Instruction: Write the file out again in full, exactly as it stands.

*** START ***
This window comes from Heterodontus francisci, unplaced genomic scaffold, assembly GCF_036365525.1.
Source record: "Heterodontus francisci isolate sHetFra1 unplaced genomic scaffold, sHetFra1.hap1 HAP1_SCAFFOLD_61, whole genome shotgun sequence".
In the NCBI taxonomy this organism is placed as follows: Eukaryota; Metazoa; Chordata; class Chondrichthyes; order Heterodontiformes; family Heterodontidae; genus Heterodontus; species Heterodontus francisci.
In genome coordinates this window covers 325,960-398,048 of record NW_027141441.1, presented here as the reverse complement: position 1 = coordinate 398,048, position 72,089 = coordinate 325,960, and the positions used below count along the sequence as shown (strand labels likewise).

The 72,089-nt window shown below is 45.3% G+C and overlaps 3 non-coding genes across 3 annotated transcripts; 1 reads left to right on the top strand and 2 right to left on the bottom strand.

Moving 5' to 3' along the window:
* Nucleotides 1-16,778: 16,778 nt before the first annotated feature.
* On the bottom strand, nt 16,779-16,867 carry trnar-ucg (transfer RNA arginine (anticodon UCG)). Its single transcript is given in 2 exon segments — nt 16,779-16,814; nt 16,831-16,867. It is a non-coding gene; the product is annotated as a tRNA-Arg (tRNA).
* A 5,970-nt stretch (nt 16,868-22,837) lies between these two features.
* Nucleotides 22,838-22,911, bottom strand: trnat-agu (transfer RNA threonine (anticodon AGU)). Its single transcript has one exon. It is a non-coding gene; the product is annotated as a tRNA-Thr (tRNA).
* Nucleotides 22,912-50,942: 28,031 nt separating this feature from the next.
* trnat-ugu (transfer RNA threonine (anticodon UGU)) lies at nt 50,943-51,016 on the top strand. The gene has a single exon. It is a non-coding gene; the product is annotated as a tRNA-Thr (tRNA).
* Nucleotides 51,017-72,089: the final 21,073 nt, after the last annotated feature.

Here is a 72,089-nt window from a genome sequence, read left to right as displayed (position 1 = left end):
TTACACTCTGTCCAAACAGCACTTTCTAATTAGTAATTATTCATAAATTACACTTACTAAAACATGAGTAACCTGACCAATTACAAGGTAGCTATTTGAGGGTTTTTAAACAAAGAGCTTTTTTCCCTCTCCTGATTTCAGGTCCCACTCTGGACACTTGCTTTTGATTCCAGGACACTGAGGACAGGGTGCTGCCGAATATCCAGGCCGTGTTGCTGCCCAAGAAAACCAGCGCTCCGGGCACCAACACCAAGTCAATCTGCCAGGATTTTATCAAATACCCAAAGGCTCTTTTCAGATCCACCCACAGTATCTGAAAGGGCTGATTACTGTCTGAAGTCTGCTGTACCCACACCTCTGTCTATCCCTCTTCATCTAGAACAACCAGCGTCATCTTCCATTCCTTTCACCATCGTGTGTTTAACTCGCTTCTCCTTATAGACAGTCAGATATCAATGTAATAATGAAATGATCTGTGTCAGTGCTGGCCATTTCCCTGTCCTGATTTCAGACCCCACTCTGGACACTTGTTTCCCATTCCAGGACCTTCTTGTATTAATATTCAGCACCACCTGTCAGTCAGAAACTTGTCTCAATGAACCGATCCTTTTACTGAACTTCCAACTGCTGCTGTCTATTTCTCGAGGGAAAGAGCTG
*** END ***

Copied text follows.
This window comes from Heterodontus francisci, unplaced genomic scaffold, assembly GCF_036365525.1.
Source record: "Heterodontus francisci isolate sHetFra1 unplaced genomic scaffold, sHetFra1.hap1 HAP1_SCAFFOLD_61, whole genome shotgun sequence".
In the NCBI taxonomy this organism is placed as follows: Eukaryota; Metazoa; Chordata; class Chondrichthyes; order Heterodontiformes; family Heterodontidae; genus Heterodontus; species Heterodontus francisci.
In genome coordinates this window covers 325,960-398,048 of record NW_027141441.1, presented here as the reverse complement: position 1 = coordinate 398,048, position 72,089 = coordinate 325,960, and the positions used below count along the sequence as shown (strand labels likewise).

The 72,089-nt window shown below is 45.3% G+C and overlaps 3 non-coding genes across 3 annotated transcripts; 1 reads left to right on the top strand and 2 right to left on the bottom strand.

Moving 5' to 3' along the window:
* Nucleotides 1-16,778: 16,778 nt before the first annotated feature.
* On the bottom strand, nt 16,779-16,867 carry trnar-ucg (transfer RNA arginine (anticodon UCG)). Its single transcript is given in 2 exon segments — nt 16,779-16,814; nt 16,831-16,867. It is a non-coding gene; the product is annotated as a tRNA-Arg (tRNA).
* A 5,970-nt stretch (nt 16,868-22,837) lies between these two features.
* Nucleotides 22,838-22,911, bottom strand: trnat-agu (transfer RNA threonine (anticodon AGU)). Its single transcript has one exon. It is a non-coding gene; the product is annotated as a tRNA-Thr (tRNA).
* Nucleotides 22,912-50,942: 28,031 nt separating this feature from the next.
* trnat-ugu (transfer RNA threonine (anticodon UGU)) lies at nt 50,943-51,016 on the top strand. The gene has a single exon. It is a non-coding gene; the product is annotated as a tRNA-Thr (tRNA).
* Nucleotides 51,017-72,089: the final 21,073 nt, after the last annotated feature.

Here is a 72,089-nt window from a genome sequence, read left to right as displayed (position 1 = left end):
TTACACTCTGTCCAAACAGCACTTTCTAATTAGTAATTATTCATAAATTACACTTACTAAAACATGAGTAACCTGACCAATTACAAGGTAGCTATTTGAGGGTTTTTAAACAAAGAGCTTTTTTCCCTCTCCTGATTTCAGGTCCCACTCTGGACACTTGCTTTTGATTCCAGGACACTGAGGACAGGGTGCTGCCGAATATCCAGGCCGTGTTGCTGCCCAAGAAAACCAGCGCTCCGGGCACCAACACCAAGTCAATCTGCCAGGATTTTATCAAATACCCAAAGGCTCTTTTCAGATCCACCCACAGTATCTGAAAGGGCTGATTACTGTCTGAAGTCTGCTGTACCCACACCTCTGTCTATCCCTCTTCATCTAGAACAACCAGCGTCATCTTCCATTCCTTTCACCATCGTGTGTTTAACTCGCTTCTCCTTATAGACAGTCAGATATCAATGTAATAATGAAATGATCTGTGTCAGTGCTGGCCATTTCCCTGTCCTGATTTCAGACCCCACTCTGGACACTTGTTTCCCATTCCAGGACCTTCTTGTATTAATATTCAGCACCACCTGTCAGTCAGAAACTTGTCTCAATGAACCGATCCTTTTACTGAACTTCCAACTGCTGCTGTCTATTTCTCGAGGGAAAGAGCTG